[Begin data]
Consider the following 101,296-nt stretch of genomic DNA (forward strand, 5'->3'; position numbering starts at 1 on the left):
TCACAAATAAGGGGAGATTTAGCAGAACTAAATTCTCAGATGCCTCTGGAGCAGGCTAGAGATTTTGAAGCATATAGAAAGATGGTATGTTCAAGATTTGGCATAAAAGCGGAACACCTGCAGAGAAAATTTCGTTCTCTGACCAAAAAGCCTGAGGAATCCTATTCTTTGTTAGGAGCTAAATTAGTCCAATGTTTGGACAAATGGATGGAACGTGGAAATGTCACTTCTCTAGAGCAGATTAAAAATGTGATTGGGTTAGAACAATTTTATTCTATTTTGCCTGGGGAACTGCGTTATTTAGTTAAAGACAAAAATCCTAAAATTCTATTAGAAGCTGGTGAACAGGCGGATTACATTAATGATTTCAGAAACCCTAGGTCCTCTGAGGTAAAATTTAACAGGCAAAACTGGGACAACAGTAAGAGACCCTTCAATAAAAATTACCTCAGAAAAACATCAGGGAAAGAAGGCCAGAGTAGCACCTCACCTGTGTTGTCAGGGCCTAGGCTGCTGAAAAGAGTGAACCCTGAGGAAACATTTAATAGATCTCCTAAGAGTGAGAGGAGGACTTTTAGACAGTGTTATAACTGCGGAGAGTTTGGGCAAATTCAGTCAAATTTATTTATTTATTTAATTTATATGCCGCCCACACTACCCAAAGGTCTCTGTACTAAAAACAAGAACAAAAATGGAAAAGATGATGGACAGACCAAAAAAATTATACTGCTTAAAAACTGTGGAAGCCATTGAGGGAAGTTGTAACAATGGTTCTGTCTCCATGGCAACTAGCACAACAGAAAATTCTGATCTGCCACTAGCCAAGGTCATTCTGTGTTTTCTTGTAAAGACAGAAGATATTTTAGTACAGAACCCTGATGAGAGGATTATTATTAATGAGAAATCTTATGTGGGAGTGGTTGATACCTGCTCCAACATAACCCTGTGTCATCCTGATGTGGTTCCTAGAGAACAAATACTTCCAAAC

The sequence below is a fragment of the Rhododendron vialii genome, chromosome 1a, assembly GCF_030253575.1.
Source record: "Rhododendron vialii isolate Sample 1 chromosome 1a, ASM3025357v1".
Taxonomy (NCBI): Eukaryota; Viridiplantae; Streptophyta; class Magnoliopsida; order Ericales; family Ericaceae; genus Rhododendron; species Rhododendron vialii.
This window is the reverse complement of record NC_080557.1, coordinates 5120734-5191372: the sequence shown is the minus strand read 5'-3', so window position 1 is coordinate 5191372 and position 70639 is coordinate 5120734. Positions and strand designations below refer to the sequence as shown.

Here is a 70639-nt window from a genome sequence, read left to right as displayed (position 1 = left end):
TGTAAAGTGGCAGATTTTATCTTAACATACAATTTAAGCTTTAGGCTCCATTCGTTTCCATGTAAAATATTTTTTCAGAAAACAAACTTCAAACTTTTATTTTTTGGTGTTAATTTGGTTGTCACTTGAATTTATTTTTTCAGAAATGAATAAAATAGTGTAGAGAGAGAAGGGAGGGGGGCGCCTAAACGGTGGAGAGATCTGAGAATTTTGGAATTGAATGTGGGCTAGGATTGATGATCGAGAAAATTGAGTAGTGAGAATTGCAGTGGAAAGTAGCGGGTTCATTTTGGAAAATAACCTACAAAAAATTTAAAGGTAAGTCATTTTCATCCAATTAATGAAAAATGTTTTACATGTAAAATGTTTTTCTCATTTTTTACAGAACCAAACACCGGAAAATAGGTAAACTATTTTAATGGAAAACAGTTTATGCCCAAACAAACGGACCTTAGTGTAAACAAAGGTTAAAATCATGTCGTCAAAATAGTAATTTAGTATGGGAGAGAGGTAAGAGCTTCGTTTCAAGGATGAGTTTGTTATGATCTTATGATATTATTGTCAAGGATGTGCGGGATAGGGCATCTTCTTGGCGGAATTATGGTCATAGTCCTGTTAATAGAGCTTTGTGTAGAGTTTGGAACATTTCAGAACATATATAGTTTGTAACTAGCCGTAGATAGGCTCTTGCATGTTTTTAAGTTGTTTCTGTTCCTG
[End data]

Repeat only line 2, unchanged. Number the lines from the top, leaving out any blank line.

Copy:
TCACAAATAAGGGGAGATTTAGCAGAACTAAATTCTCAGATGCCTCTGGAGCAGGCTAGAGATTTTGAAGCATATAGAAAGATGGTATGTTCAAGATTTGGCATAAAAGCGGAACACCTGCAGAGAAAATTTCGTTCTCTGACCAAAAAGCCTGAGGAATCCTATTCTTTGTTAGGAGCTAAATTAGTCCAATGTTTGGACAAATGGATGGAACGTGGAAATGTCACTTCTCTAGAGCAGATTAAAAATGTGATTGGGTTAGAACAATTTTATTCTATTTTGCCTGGGGAACTGCGTTATTTAGTTAAAGACAAAAATCCTAAAATTCTATTAGAAGCTGGTGAACAGGCGGATTACATTAATGATTTCAGAAACCCTAGGTCCTCTGAGGTAAAATTTAACAGGCAAAACTGGGACAACAGTAAGAGACCCTTCAATAAAAATTACCTCAGAAAAACATCAGGGAAAGAAGGCCAGAGTAGCACCTCACCTGTGTTGTCAGGGCCTAGGCTGCTGAAAAGAGTGAACCCTGAGGAAACATTTAATAGATCTCCTAAGAGTGAGAGGAGGACTTTTAGACAGTGTTATAACTGCGGAGAGTTTGGGCAAATTCAGTCAAATTTATTTATTTATTTAATTTATATGCCGCCCACACTACCCAAAGGTCTCTGTACTAAAAACAAGAACAAAAATGGAAAAGATGATGGACAGACCAAAAAAATTATACTGCTTAAAAACTGTGGAAGCCATTGAGGGAAGTTGTAACAATGGTTCTGTCTCCATGGCAACTAGCACAACAGAAAATTCTGATCTGCCACTAGCCAAGGTCATTCTGTGTTTTCTTGTAAAGACAGAAGATATTTTAGTACAGAACCCTGATGAGAGGATTATTATTAATGAGAAATCTTATGTGGGAGTGGTTGATACCTGCTCCAACATAACCCTGTGTCATCCTGATGTGGTTCCTAGAGAACAAATACTTCCAAAC